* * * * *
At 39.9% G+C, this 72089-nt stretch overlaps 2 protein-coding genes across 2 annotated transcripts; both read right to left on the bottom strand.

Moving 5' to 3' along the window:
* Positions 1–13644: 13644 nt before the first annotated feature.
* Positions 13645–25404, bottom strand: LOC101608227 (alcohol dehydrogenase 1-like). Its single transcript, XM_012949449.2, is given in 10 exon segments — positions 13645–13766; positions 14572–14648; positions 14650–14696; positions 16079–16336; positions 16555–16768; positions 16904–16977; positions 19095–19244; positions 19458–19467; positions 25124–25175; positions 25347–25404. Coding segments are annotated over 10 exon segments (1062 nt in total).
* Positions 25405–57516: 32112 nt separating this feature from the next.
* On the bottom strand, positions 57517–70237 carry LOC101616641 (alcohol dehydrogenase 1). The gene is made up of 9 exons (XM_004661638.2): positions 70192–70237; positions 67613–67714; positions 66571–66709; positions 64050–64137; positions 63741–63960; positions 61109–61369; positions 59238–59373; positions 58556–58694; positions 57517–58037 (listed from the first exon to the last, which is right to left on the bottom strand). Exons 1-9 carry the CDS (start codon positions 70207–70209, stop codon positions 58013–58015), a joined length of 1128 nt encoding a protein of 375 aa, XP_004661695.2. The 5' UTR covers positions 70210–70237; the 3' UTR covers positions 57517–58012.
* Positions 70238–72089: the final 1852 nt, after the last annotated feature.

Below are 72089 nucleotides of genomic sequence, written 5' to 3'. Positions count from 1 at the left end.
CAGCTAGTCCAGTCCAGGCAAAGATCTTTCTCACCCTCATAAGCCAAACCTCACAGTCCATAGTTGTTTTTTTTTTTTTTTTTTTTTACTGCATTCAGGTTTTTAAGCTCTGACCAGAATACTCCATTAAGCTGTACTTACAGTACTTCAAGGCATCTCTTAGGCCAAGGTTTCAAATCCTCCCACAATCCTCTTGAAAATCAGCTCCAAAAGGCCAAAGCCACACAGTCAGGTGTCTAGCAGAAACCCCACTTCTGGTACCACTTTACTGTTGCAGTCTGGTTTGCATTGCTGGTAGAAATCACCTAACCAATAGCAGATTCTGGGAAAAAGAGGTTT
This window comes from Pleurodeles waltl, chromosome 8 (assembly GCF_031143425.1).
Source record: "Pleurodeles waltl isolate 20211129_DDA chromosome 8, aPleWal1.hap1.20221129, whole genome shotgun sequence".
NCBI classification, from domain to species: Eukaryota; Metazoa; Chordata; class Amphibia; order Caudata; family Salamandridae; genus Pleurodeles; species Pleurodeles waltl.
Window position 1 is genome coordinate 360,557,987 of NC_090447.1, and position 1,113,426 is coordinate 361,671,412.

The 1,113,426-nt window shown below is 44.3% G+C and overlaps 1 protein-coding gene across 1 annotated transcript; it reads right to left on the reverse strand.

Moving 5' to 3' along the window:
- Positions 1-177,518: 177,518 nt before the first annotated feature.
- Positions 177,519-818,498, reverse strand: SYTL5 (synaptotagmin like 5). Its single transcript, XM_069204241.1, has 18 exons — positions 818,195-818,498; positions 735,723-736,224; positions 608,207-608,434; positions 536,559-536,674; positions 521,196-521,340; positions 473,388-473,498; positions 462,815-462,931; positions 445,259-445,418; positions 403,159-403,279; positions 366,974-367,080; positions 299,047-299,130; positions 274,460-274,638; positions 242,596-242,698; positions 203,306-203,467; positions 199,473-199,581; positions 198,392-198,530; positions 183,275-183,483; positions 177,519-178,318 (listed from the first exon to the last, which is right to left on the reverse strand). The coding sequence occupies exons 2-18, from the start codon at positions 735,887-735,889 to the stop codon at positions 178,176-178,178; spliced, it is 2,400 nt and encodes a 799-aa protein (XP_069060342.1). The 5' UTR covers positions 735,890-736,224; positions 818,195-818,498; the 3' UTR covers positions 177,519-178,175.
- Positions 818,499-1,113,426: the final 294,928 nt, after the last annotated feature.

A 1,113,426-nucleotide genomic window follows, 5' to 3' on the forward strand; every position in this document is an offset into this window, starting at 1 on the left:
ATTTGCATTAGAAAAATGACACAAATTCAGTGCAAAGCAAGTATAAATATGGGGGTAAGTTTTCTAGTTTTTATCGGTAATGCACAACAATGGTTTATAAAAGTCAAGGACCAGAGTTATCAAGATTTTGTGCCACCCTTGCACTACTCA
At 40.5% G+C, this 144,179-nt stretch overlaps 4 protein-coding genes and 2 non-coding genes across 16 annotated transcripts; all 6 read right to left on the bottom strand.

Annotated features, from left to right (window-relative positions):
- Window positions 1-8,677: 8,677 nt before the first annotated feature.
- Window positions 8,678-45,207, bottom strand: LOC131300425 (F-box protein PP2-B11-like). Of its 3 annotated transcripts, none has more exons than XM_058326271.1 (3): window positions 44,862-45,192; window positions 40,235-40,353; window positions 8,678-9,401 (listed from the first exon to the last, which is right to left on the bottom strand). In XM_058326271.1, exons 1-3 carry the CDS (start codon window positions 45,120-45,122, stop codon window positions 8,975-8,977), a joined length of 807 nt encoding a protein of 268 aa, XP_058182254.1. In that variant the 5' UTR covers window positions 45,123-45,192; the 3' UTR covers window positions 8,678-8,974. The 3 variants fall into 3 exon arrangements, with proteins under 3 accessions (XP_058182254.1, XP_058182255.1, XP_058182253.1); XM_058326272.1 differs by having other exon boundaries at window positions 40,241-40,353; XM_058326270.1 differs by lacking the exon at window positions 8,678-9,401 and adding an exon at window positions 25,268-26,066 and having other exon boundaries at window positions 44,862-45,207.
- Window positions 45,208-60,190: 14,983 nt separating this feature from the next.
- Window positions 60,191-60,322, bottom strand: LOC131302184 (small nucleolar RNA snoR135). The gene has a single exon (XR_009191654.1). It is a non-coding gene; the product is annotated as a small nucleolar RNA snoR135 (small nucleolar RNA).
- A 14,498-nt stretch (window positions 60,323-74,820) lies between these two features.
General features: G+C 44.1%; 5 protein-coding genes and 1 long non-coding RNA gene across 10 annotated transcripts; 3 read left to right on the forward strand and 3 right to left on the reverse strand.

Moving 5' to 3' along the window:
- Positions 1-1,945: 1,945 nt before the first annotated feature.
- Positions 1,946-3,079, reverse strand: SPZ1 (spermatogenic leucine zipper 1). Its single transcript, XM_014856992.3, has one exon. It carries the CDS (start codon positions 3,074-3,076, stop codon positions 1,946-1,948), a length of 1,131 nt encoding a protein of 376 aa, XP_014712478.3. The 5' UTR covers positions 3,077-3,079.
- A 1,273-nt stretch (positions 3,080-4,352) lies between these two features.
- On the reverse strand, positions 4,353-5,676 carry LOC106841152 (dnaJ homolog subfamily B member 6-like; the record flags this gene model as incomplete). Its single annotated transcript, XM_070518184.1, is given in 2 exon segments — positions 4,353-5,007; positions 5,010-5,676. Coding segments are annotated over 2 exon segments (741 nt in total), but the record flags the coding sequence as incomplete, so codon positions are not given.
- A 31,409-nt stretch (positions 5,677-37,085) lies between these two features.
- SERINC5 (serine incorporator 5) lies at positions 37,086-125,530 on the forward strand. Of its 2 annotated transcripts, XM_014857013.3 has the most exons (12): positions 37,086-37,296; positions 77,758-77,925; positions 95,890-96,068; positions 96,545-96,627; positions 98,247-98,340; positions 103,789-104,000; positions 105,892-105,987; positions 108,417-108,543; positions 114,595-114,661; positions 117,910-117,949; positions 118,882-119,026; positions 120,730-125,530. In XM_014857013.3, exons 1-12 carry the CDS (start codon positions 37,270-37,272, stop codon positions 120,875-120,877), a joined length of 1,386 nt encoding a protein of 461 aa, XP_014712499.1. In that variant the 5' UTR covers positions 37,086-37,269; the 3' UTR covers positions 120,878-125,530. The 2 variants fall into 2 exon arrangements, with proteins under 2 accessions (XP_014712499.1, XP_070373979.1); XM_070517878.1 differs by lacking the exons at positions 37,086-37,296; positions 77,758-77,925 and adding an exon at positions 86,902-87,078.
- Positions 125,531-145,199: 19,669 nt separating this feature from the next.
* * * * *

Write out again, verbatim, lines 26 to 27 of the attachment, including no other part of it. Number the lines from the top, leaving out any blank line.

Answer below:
- Window positions 60,191-60,322, bottom strand: LOC131302184 (small nucleolar RNA snoR135). The gene has a single exon (XR_009191654.1). It is a non-coding gene; the product is annotated as a small nucleolar RNA snoR135 (small nucleolar RNA).
- A 14,498-nt stretch (window positions 60,323-74,820) lies between these two features.